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The American Man
In society, people interact with each other on a regular basis and yet never know that person they say hi to every time when they walk in for work, or sit next to in class. We think we know them, but only the person they are in public is what we see.
My boss, who I have worked for more than two years, is a regular 60 year old guy with wife and sons, who owns a bar and works for a living. I interviewed him, because I knew he was a Vietnam veteran and diffidently would have lived a crazy life. I just never knew the extent of it…
Chris Graham, officer of one of the deadliest platoons in South Vietnam fighting guerilla warfare, ended his military career with five bronze metal stars, the forth highest metal that can be achieved in ground infantry.
Before the military, Chris showed high expectations in high school as well. He went to Pewaukee High School and there he played football. Being All-State, All county, MVP, he had a bright future in football later on. After his last game of the season senior year, his coach asked him what schools he was going to apply for knowing he would get in with a scholarship. Chris replied, “I’m not going to school, I’m going to Vietnam, because I want to see if I can handle it.”
The way Chris put it; he wanted to go into combat all his life. Being the big tough, courageous man he was, he gave up possible fame and fortune to prove he was strong enough to handle combat.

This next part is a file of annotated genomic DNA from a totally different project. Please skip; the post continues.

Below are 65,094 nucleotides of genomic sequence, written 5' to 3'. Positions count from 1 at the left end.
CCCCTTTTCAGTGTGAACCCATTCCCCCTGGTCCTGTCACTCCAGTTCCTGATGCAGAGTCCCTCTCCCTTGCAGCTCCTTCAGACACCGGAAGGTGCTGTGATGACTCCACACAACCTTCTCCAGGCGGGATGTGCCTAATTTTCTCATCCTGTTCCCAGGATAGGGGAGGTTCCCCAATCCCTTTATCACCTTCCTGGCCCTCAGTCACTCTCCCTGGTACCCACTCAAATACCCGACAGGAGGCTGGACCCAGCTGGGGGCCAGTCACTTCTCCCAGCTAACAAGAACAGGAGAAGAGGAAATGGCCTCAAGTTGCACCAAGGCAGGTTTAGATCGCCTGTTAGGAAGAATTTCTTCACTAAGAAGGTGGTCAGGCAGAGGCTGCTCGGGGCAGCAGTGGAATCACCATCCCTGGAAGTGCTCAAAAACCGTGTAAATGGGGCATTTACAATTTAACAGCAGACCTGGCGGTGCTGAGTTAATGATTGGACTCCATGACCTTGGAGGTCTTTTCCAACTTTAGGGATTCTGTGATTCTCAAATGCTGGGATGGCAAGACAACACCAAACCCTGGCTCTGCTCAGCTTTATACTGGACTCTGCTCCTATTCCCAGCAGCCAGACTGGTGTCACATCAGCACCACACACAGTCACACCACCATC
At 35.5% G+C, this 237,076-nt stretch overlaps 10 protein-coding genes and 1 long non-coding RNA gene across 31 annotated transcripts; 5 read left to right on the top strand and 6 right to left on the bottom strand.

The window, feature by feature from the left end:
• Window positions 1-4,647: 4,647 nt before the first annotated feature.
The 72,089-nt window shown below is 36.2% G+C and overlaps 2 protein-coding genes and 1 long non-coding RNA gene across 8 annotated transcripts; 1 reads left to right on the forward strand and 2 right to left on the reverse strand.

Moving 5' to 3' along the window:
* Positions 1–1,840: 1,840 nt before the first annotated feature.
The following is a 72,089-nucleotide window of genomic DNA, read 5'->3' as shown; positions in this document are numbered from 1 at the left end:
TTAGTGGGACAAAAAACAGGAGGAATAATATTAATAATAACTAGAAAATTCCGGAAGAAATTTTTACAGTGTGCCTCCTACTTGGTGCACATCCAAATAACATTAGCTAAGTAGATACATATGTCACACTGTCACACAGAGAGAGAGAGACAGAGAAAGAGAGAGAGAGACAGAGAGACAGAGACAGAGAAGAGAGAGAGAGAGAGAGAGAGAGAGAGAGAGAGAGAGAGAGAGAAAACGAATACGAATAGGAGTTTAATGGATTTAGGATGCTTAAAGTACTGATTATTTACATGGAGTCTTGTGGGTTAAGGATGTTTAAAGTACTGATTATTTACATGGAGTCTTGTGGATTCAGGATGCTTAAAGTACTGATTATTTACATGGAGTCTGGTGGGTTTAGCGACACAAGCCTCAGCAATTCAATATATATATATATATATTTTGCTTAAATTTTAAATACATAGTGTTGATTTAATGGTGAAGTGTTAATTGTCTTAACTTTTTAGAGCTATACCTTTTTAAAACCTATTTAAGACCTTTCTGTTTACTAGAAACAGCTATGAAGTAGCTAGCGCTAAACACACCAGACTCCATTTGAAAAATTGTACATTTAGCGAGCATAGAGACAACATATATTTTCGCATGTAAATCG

In March 1968, he was sent off to training camp in South Carolina were “they trained you as if you were going to die everyday, hour and second,” Chris said. But after 28 weeks of rigorous training, he was sent off to the battle of his life.
What you hear from t-v shows, documentaries, and books does not compare to any interview with man willing to share every detail of hell. He began with the statement, “we were built as machines, trained to kill. The only mission assigned in our squad was search and destroy.”
The first day out their, he was assigned officer of the deadliest platoon in South Vietnam. The soldiers he controlled had been out there for more than seven months while he only had one day. On that day his squad crossed a log over a river and a bomb blew up, exploding a soldier into pieces and another went drifting down stream with only the upper half of his body. Two weeks later he scratched his ear only to find a chunk of the soldier’s brain from before.
His worst story yet, was when he had to kill children. A young boy and girl were operating a machine gun and had Chris’s squad pinned down for 25 hours. He managed to sneak round, get a clear shot, and took it.
In the interview, I asked him if he still remembers all those terrible memories. His response, “Every single person I killed and lost, I remember their face.”
If that’s not bad enough, coming home from the war civilians threw batteries at the soldiers getting off the buses in San Francisco. One hit Chris in the tooth chipping his teeth and another hit him in the chin giving him five stitches. As if the war was even over for the soldiers.
The things Chris and every soldier saw were not things that could be put in the past. Getting a real personal view from this question, I asked if any men in his platoon went crazy after the war. He said in a serious tone, “what are you talking about?, were all crazy and messed up in the head.”
After that interview, my respect towards my boss was never so infinite. A man that gave up everything as a choice and serves this country is a hero of mine. To live through the deepest wounds that could be inflicted on a man’s mind is incredible, but to live a normal life after is unbelievable.